Monday, 21 January 2013

Christian Unity Octave - 4

Just opposite Smithton Free Church we find another new building, this time it is St Columba's Roman Catholic Church.

Inverness, capital of the Highlands of Scotland, is one of the fastest-growing cities in Europe. The optimism and vigour of the city is well reflected in the enthusiasm and liveliness of the members of the young Catholic community of Culloden, on the Eastern outskirts of Inverness. Their new church of St Columba, is the flowering of many years of hoping and praying, of fellowship and fund-raising. It is the realisation of the vision which led Canon Duncan Stone RIP, thirty five years ago, to purchase an elevated site overlooking the beautiful Moray Firth and the mountains beyond.

For people in Scotland, and for emigré Scots world-wide, the name Culloden resonates with the tears and sadness of the conflicts of the mid-eighteenth century. The moorland site of the Battle of Culloden (1746) lies only a mile from our new church. But the rivalries and bitterness are a distant memory: today there is co-operation and open friendliness.

After years of worshipping in the local primary school, the parishioners at St Columba’s now have Mass in their own church building which was consecrated on All Saints' Day 2008.

Mass is celebrated in the church three times a week:

Sundays at 9.30 am
Wednesdays at 11.00 am followed by Exposition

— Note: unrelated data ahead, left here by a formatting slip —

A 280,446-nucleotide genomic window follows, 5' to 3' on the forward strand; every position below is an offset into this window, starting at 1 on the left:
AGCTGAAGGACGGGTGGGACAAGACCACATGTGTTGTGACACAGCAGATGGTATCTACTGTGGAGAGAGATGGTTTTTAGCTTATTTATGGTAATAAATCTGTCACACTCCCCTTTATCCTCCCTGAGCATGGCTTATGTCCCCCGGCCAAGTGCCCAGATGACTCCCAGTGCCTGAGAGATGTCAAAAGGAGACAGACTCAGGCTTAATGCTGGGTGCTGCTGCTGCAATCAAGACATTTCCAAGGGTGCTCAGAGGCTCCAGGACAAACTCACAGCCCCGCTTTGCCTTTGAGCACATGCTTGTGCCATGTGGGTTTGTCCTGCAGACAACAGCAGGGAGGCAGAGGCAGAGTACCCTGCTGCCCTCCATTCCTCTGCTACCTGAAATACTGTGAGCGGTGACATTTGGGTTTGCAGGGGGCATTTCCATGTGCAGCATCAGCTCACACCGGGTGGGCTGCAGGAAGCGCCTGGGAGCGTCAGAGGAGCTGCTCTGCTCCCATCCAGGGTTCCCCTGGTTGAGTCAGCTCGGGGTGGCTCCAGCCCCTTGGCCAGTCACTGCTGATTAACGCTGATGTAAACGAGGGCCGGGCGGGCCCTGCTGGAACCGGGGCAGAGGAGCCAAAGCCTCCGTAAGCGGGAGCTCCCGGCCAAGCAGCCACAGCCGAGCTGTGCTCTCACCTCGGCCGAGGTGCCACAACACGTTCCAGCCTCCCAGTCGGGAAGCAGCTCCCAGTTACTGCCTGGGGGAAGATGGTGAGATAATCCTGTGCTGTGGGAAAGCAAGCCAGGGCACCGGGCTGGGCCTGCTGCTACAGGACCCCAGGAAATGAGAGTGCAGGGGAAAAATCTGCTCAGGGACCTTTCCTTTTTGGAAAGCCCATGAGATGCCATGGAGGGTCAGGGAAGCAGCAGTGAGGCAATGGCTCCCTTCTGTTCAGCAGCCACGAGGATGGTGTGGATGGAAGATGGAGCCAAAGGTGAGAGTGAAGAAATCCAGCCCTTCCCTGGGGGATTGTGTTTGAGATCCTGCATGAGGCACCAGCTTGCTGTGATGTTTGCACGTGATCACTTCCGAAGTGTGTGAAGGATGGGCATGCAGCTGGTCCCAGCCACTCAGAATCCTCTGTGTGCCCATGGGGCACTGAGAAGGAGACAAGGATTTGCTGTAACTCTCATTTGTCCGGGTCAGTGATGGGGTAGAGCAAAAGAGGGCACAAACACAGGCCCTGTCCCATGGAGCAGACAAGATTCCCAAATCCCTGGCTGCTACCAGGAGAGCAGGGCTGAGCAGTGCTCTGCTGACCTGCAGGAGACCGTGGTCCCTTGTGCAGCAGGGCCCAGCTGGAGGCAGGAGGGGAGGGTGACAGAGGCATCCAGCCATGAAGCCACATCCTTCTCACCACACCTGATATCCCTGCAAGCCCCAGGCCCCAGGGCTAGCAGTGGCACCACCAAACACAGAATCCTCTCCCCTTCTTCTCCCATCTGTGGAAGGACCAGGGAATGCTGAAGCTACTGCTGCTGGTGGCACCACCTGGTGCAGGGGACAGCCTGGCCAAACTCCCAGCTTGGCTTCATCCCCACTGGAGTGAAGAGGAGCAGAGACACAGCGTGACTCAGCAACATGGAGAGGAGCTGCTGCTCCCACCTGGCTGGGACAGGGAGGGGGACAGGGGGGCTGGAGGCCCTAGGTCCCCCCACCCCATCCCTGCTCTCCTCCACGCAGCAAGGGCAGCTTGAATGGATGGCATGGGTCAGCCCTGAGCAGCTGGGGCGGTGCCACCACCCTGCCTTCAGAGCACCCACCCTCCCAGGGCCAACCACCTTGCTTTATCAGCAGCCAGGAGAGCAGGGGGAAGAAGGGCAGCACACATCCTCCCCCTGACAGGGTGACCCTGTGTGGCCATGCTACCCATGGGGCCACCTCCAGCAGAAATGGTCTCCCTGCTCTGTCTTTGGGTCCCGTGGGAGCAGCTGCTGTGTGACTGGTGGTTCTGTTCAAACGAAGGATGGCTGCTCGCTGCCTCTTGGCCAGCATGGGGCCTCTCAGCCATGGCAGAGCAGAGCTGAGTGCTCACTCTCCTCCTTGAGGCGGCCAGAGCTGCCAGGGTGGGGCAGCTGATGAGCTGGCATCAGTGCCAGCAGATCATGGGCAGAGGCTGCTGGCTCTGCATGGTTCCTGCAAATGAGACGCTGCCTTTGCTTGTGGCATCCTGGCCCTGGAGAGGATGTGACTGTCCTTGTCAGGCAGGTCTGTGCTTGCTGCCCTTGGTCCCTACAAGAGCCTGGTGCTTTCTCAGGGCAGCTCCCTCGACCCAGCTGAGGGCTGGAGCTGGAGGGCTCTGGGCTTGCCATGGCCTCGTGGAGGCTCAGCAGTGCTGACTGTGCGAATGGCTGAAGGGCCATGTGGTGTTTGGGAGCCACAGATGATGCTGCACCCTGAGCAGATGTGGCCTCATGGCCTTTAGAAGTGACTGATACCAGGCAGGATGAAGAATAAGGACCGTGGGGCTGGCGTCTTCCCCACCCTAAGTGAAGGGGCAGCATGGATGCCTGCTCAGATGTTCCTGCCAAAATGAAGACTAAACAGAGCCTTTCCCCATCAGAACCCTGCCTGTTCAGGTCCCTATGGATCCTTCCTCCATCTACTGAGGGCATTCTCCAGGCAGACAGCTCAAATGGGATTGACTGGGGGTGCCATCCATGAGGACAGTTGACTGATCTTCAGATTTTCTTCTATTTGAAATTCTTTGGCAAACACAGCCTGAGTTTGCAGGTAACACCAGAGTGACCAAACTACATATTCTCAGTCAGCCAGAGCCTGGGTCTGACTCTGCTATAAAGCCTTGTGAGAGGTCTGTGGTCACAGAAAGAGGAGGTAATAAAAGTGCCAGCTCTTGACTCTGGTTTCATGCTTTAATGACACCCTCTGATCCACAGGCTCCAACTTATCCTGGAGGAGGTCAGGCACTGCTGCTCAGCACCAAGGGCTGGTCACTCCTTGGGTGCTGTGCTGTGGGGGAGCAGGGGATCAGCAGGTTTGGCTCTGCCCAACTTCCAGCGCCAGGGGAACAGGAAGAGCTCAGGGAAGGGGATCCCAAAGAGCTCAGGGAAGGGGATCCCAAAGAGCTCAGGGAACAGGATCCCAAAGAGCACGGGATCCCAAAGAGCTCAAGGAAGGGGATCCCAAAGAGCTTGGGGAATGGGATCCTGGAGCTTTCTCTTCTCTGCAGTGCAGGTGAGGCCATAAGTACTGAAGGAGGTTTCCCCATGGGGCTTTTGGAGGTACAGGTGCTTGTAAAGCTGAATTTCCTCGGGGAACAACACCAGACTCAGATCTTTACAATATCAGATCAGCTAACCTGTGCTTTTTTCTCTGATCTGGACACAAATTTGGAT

Thursdays at 7.30 pm

Almighty and eternal God,
you have called us to be your people:
Bring us to closer unity and fellowship
with you and one another,
so that every member of your Church
may serve you in holiness and truth;
through our Lord and Saviour Jesus Christ. Amen.

Let us now sing a hymn which is very popular with the people of St Columba's:

I watch the sunrise lighting the sky,
Casting its shadows near.
And on this morning bright though it be,
I feel those shadows near me.

But you are always close to me
Following all my ways.
May I be always close to you
Following all your ways, Lord.

I watch the sunlight shine through the clouds,
Warming the earth below.
And at the mid-day, life seems to say:
I feel your brightness near me.
For you are always . . .

I watch the sunset fading away,
Lighting the clouds with sleep.
And as the evening closes its eyes,
I feel your presence near me.
For you are always . . .

I watch the moonlight guarding the night,
Waiting till morning comes.
The air is silent, earth is at rest
Only your peace is near me.
Yes, you are always...


Victoria said...

Does this church have kneelers?

Peter Simpson said...

No, there aren't any kneelers. A few members of the congregation do manage to kneel on the wooden floor for the Eucharistic Prayer or Exposition, but most sit down.